religious service at a scenic location not used by many other
forest users, and the occupancy required only the handling of
parking and access to the site, an authorized officer should
be able, because of the group's size and the limited scope and intensity of use, to identify any terms and conditions of use and reach agreement with the group in the time remaining. If, on the other hand, the same group applied 2 weeks in advance for an authorization to conduct a week-long encampment for religious purposes and expected several hundred persons to attend, there
not be sufficient time based on the site requested and other relevant factors, to evaluate the use of the site and reach an agreement on terms and conditions of use.
As an aid to potential users, the rule would advise that those wishing to use a forest area for traditional recreational uses for small groups should apply advance and for activities involving intensive site impacts or coordination needs, such as those involving several hundred persons or heavy use of vehicles, applicants should generally apply at least 60 days in advance. Sixty days is generally the minimum necessary; to review and consider uses involving large groups or highly intensive uses because of the need to coordinate with state and local Jurisdictions and to complete necessary environmental analysis and documentation.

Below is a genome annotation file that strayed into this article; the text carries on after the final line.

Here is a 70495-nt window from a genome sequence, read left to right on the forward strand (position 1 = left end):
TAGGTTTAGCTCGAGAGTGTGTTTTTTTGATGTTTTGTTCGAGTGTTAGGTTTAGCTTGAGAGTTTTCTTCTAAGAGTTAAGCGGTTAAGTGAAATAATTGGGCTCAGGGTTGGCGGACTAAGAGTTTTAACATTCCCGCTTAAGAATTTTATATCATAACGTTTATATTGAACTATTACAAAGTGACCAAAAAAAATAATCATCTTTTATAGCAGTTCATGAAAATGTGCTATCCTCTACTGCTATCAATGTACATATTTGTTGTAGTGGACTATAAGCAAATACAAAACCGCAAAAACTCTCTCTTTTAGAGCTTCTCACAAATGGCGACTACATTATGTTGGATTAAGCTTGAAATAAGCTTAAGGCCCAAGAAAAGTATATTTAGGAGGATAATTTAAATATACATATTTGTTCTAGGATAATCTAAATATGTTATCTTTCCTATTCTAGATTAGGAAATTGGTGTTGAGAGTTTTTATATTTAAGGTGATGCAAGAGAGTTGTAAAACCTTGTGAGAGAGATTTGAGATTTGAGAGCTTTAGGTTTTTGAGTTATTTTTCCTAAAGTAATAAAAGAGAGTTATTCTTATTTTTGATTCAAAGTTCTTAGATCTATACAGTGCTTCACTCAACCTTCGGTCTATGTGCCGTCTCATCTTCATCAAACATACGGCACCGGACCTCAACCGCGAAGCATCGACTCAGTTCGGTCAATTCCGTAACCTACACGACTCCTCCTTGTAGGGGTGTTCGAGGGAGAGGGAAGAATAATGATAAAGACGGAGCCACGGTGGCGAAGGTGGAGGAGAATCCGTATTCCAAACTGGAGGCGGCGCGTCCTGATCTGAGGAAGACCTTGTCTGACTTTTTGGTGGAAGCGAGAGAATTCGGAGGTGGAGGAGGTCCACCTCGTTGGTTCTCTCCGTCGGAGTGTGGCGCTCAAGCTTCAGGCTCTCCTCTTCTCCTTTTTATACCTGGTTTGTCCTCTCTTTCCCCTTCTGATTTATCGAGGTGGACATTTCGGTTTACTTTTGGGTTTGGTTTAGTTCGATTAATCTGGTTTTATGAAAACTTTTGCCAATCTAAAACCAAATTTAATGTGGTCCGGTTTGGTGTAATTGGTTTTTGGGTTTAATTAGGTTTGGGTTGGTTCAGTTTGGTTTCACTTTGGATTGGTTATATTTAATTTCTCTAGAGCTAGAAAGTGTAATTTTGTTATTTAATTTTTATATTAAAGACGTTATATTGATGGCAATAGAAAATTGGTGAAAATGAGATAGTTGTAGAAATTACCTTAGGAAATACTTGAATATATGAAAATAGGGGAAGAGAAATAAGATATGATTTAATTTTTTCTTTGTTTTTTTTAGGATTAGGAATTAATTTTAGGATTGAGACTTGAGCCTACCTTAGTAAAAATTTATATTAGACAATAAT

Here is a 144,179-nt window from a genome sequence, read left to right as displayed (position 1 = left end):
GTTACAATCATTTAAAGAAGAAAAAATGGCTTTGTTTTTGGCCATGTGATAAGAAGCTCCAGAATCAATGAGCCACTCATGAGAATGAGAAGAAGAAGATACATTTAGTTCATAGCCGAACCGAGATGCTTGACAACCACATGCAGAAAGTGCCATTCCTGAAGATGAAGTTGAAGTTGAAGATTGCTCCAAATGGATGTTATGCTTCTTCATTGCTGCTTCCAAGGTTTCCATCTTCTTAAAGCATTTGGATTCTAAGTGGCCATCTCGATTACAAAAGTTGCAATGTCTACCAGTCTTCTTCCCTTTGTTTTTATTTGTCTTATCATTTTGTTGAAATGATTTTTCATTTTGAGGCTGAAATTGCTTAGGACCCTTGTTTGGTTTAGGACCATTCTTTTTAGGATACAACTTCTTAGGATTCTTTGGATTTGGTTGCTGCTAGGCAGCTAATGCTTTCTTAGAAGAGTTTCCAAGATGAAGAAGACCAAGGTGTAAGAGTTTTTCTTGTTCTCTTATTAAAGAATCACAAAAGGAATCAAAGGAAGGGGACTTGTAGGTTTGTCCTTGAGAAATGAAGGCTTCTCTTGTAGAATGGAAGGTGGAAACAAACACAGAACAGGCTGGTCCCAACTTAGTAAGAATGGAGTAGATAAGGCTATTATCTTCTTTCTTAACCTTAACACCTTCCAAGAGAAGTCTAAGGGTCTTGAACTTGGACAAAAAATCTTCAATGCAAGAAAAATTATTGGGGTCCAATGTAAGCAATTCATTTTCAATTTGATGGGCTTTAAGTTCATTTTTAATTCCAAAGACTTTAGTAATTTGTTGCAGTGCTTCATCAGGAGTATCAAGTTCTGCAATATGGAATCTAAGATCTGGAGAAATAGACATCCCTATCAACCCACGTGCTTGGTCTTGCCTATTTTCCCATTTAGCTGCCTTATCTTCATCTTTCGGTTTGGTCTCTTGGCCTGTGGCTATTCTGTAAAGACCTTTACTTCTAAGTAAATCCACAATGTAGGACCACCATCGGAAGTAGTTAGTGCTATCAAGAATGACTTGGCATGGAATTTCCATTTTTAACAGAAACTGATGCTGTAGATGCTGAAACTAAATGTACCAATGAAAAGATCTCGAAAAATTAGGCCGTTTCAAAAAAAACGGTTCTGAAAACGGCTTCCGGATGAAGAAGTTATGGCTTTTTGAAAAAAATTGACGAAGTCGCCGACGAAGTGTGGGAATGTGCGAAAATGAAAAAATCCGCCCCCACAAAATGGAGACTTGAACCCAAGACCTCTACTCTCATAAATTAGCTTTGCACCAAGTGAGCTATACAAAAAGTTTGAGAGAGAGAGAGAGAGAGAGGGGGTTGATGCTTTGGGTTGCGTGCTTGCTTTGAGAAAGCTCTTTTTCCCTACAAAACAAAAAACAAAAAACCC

Proposed §251.126 sets forth the bases for denying a short-term, noncommercial occupancy and use. Paragraph (a) would impose on authorized officers the obligation to make all reasonable efforts to come to agreement with applicants on the terms and conditions of use. However, under this paragraph, an authorized officer shall deny occupancy and use where reasonable efforts to reach agreement fail and the refusal would, in the judgment of the authorized officer, result in conditions requiring denial as set forth in proposed §251.3(b). In other words, failure to agree to such terms and conditions would mean that the use could not comply with the minimum requirements applicable to all uses set forth in proposed §251.3(a)(2).